h) Provide access to specialist ‘youth employability coaches’ in partnership with JCP Work Coaches so they can support young people under the Expanded Youth Offer;
i) Ensure ‘warm referrals’ when young people are guided to any co-located support such as careers guidance provided by the NCS;
j) Refer young claimants with additional barriers (e.g. low / no qualifications, no previous work experience) to high-quality, locally-commissioned specialist employment support services on a voluntary basis within one month of their claim, funded through the Flexible Support Fund Rapid Response Service.
3. The ‘Kickstart’ scheme – which aims to provide a high-quality six month work placement for young people at risk of long-term unemployment – should:
a) Be voluntary, not mandated;
b) Provide holistic wraparound support for young people on the work placements – potentially funded by the DfE/DWP or leveraged via local stakeholders (e.g. Combined and Local Authorities, Housing Associations and other funders investing in their communities);
c) Be supported by effective marketing and promotion by government and local stakeholders;
d) Support young people via JCP Work Coaches and Careers Advisors with regular contact and a clear focus on progression into non-subsidised, sustained work;
e) Target the work placements on a range of growth sectors and also make sure they have social value (e.g. agriculture, care / social care, digital, green recovery, construction);
f) Work with small and medium-sized enterprises (SMEs) and large employers (or representative bodies) to ensure the support for young people matches post-COVID needs;
g) Incentivise providers to deliver sustained employment opportunities through clear key performance indicators and targets;
h) Refer young people who do not find a job through Kickstart to a further 13 weeks of intensive support from a JCP Work Coach as well as a reassessment of their support needs and a potential (re)referral to an appropriate specialist employment support provider.
4. In light of the scale of the challenge and the need to ensure that any commissioned youth employment response builds upon (rather than duplicates) services and programmes that are already available, the government should:
a) Coordinate a range of existing funding streams
(i) European Social Fund / UK Shared Prosperity Fund (post April 2021)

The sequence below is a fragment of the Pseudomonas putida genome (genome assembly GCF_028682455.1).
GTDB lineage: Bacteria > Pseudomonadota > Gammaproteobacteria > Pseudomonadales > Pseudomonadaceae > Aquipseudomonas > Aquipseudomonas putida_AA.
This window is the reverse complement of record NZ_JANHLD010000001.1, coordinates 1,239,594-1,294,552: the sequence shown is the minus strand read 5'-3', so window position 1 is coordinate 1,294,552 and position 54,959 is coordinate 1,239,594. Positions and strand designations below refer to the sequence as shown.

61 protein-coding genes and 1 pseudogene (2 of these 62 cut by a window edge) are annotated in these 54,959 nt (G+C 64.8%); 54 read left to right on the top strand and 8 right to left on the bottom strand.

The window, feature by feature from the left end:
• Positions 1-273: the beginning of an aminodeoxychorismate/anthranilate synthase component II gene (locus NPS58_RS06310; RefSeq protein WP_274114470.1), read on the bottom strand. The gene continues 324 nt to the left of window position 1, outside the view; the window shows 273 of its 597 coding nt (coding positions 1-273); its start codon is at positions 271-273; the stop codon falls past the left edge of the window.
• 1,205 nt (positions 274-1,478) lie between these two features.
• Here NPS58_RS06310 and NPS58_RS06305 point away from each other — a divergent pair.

(ii) The National Citizens Service
(iii) The National Retraining Scheme – which should be broadened from its current focus on adults in work to include 18 – 24-year-olds;
(iv) The ‘National Skills Fund’ – which should encompass young people and adults as it could help offset the potential ‘scarring’ effects of long-term unemployment
b) Continue DWP’s review of the Dynamic Purchasing System (DPS) and the improvements to be brought by DPS2 (explaining these to providers) and also ensure the DPS has greater overall transparency regarding which providers are funded through the service, and why;
c) Ensure that local Flexible Support Fund commissioning makes a wide range
of local providers available to JCP staff along with clear evidence of each provider’s expertise of working with the target cohorts (preferably within their local area);
d) Work with the YEG to support the design and commissioning of a specialist third tier (VCSE/SME) support programme for Autumn 2020 through Commercial Agreement for the provision of Employment and Health Related Services (CAEHRS).
Help employers to help young people
Considering the difficult economic circumstances facing employers for the foreseeable future, it will be necessary to support them directly if young people’s jobs and careers are to be protected. The government has already made progress in this area with
the new £1,000 bonus for every Traineeship work experience placement as well as new payments to businesses of up to £2,000 to hire young apprentices. Even so, these measures cannot safeguard all the current and future jobs for young people. We therefore propose additional measures to incentivise employers to prioritise the interests of young people wherever possible.
1. Reduce hiring costs for employers who take on young people
a) National Insurance Contributions (NIC’s) should be waived for a period of one year for all employees under 25 (new and existing);b) Alongside the NIC’s cut, the government should reduce the cost of new hires by introducing a wage subsidy of £2,500 for under 25’s.